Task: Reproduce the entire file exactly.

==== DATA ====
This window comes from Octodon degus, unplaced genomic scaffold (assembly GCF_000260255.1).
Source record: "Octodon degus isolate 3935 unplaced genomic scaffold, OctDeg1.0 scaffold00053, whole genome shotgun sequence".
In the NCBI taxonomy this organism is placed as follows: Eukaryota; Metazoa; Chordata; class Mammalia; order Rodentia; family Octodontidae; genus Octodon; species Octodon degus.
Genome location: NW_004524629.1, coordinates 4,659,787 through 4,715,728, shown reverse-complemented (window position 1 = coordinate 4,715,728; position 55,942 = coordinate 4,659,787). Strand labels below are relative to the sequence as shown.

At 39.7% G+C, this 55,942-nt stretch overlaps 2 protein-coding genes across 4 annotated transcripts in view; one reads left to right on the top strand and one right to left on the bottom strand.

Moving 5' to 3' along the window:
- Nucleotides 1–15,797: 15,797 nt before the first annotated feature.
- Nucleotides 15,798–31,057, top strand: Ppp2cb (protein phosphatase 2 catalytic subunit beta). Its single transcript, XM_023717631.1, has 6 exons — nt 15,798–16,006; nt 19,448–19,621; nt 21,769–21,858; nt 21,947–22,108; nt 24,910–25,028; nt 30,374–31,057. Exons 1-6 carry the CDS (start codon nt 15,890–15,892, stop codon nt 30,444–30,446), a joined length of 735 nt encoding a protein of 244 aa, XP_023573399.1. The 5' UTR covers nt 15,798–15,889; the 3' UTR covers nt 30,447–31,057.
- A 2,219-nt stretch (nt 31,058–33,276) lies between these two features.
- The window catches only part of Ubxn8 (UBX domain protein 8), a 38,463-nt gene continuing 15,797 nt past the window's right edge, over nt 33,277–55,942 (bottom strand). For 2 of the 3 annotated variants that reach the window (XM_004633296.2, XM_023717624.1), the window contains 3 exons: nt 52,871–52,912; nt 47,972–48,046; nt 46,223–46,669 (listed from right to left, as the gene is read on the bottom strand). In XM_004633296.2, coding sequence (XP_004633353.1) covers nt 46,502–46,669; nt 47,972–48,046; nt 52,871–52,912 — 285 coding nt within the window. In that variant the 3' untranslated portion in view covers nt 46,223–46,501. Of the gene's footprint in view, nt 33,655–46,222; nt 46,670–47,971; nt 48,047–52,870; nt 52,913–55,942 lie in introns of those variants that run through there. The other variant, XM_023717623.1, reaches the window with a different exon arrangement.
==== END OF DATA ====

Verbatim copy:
This window comes from Octodon degus, unplaced genomic scaffold (assembly GCF_000260255.1).
Source record: "Octodon degus isolate 3935 unplaced genomic scaffold, OctDeg1.0 scaffold00053, whole genome shotgun sequence".
In the NCBI taxonomy this organism is placed as follows: Eukaryota; Metazoa; Chordata; class Mammalia; order Rodentia; family Octodontidae; genus Octodon; species Octodon degus.
Genome location: NW_004524629.1, coordinates 4,659,787 through 4,715,728, shown reverse-complemented (window position 1 = coordinate 4,715,728; position 55,942 = coordinate 4,659,787). Strand labels below are relative to the sequence as shown.

At 39.7% G+C, this 55,942-nt stretch overlaps 2 protein-coding genes across 4 annotated transcripts in view; one reads left to right on the top strand and one right to left on the bottom strand.

Moving 5' to 3' along the window:
- Nucleotides 1–15,797: 15,797 nt before the first annotated feature.
- Nucleotides 15,798–31,057, top strand: Ppp2cb (protein phosphatase 2 catalytic subunit beta). Its single transcript, XM_023717631.1, has 6 exons — nt 15,798–16,006; nt 19,448–19,621; nt 21,769–21,858; nt 21,947–22,108; nt 24,910–25,028; nt 30,374–31,057. Exons 1-6 carry the CDS (start codon nt 15,890–15,892, stop codon nt 30,444–30,446), a joined length of 735 nt encoding a protein of 244 aa, XP_023573399.1. The 5' UTR covers nt 15,798–15,889; the 3' UTR covers nt 30,447–31,057.
- A 2,219-nt stretch (nt 31,058–33,276) lies between these two features.
- The window catches only part of Ubxn8 (UBX domain protein 8), a 38,463-nt gene continuing 15,797 nt past the window's right edge, over nt 33,277–55,942 (bottom strand). For 2 of the 3 annotated variants that reach the window (XM_004633296.2, XM_023717624.1), the window contains 3 exons: nt 52,871–52,912; nt 47,972–48,046; nt 46,223–46,669 (listed from right to left, as the gene is read on the bottom strand). In XM_004633296.2, coding sequence (XP_004633353.1) covers nt 46,502–46,669; nt 47,972–48,046; nt 52,871–52,912 — 285 coding nt within the window. In that variant the 3' untranslated portion in view covers nt 46,223–46,501. Of the gene's footprint in view, nt 33,655–46,222; nt 46,670–47,971; nt 48,047–52,870; nt 52,913–55,942 lie in introns of those variants that run through there. The other variant, XM_023717623.1, reaches the window with a different exon arrangement.